El Dorado Rock Producers Say Risks Overblown, Argue What is 'Asbestos'
EL DORADO HILLS, CA - January 12, 2007 - Naturally occurring asbestos exists in soil and rock throughout the community of El Dorado Hills, according to a study released by the U.S. Geological Survey. The agency conducted the study at the request of the Environmental Protection Agency (EPA), which was criticized by crushed rock producers for pointing out the area's asbestos hazards. Generally, asbestos-containing rock is found in the fault zones in the low Sierras, in some California coastal communities, and in the foothills of Virginia. This rock or soil is classified as either "ultramafic," or " serpentine."
In June of last year, the EPA released its own study that indicated asbestos contamination at El Dorado parks and schools. In simulated tests, researchers showed that everyday activities such as playing ball or walking down a trail could stir up high levels of asbestos. Building homes or constructing roads may also allow asbestos to become airborne.
The Geological Survey report found asbestos in the form of actinolite, tremolite and chrysotile. Chrysotile or white asbestos accounts for most of the commercial asbestos still in use today. Actinolite is white to green in color, has small fibers and has limited commercial use. Tremolite has longer fibers. It was the main contaminant of a vermiculite ore mine in Libby, Montana that caused many workers to develop asbestos-related diseases.
Some types of asbestos found in El Dorado Hills were not easily categorized. Nevertheless, most medical experts agree that all forms of asbestos are harmful, including the types found in samples from El Dorado Hills. Also, inhaling any asbestos dust can cause asbestosis, asbestos lung cancer and the cancer mesothelioma.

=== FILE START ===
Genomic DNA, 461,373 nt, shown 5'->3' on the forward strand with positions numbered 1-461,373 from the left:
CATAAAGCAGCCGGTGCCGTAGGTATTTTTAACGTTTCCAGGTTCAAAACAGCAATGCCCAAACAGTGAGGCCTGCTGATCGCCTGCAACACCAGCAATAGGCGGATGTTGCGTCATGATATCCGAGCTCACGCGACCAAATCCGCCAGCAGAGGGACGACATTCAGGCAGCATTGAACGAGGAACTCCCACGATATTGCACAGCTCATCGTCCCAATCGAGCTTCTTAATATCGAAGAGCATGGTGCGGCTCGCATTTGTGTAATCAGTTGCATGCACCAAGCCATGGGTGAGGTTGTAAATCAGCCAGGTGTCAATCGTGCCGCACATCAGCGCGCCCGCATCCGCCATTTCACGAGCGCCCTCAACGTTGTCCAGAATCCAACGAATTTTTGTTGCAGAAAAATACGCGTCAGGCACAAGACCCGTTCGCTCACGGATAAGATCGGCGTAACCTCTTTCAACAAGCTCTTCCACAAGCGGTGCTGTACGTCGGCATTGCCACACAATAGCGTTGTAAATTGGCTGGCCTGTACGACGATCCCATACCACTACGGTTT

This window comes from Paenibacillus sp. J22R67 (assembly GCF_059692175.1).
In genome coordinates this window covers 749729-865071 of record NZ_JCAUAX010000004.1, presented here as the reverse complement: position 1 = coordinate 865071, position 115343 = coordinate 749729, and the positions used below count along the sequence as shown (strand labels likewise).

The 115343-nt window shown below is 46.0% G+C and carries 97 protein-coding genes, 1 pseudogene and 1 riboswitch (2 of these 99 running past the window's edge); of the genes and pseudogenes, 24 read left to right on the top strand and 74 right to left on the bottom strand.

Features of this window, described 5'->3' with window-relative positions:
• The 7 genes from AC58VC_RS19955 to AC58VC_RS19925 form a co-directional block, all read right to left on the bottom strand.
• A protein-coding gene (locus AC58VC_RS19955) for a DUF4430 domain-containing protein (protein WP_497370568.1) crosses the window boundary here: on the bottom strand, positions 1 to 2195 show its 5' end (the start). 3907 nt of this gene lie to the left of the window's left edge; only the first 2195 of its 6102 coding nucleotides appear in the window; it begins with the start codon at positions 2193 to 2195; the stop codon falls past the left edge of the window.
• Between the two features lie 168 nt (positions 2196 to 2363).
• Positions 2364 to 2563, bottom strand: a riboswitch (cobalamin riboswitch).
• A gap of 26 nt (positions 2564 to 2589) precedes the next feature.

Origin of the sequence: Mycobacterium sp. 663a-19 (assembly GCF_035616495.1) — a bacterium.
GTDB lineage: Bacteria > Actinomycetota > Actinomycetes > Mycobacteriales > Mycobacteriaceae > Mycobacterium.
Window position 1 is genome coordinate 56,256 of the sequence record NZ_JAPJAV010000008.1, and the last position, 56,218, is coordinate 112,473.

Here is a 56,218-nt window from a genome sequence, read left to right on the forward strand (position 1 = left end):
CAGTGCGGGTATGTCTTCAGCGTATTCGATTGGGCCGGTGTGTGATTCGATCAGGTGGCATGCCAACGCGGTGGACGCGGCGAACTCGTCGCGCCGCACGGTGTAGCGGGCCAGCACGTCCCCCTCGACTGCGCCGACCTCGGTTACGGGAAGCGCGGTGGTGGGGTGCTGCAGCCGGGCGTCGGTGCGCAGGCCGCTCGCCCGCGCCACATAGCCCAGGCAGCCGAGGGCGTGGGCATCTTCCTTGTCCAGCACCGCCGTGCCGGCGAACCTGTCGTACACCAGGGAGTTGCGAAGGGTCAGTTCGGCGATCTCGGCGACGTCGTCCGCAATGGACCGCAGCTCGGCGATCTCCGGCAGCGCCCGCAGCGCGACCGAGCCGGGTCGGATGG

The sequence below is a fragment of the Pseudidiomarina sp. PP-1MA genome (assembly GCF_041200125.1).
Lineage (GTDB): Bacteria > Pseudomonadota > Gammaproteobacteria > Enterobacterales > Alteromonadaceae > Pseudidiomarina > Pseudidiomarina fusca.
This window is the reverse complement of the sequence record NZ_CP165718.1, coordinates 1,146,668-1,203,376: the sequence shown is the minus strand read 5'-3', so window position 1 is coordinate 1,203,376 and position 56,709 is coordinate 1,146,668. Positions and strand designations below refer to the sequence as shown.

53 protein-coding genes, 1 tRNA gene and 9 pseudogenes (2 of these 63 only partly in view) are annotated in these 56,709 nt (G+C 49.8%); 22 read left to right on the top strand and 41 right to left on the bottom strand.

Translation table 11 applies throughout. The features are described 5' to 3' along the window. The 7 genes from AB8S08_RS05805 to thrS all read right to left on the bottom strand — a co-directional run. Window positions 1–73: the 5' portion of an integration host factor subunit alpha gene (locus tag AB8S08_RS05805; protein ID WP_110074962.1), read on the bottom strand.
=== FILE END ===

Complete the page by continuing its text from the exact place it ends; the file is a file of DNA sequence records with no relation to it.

The rock producers had hired a firm that stated that most fibers studied in the EPA report were not true asbestos and did not affect health. They also claimed that the aluminum content of the fibers precluded their classification as asbestos. The Geological Survey report refuted the theory about aluminum content. It also stated that rock producers, mineralogists, the mining industry and the building industry, should not be the judges of the toxicity of soil from El Dorado Hills. Rather, the issue should be decided by health experts. The report also suggested that public officials and residents should determine the next steps in protecting the community.
The full text of the EPA report, El Dorado Hills, Naturally Occurring Asbestos Multimedia Exposure , may be found on the agency's web site. The text of Mineralogy and Morphology of Amphiboles Observed in Soils and Rocks in El Dorado Hills, California may be found on the U.S. Geological Survey web site.
At Brayton Purcell, we are concerned about asbestos on the job, in the home, and in our environment. If you have been diagnosed with an asbestos-related disease, please contact our asbestos lawyers to discuss your legal rights. Since 1984 we have been successfully handling asbestos litigation.
More Information on Asbestos in El Dorado Hills:
- El Dorado Hills Development Could Disturb Natural Asbestos Deposit (March, 2009)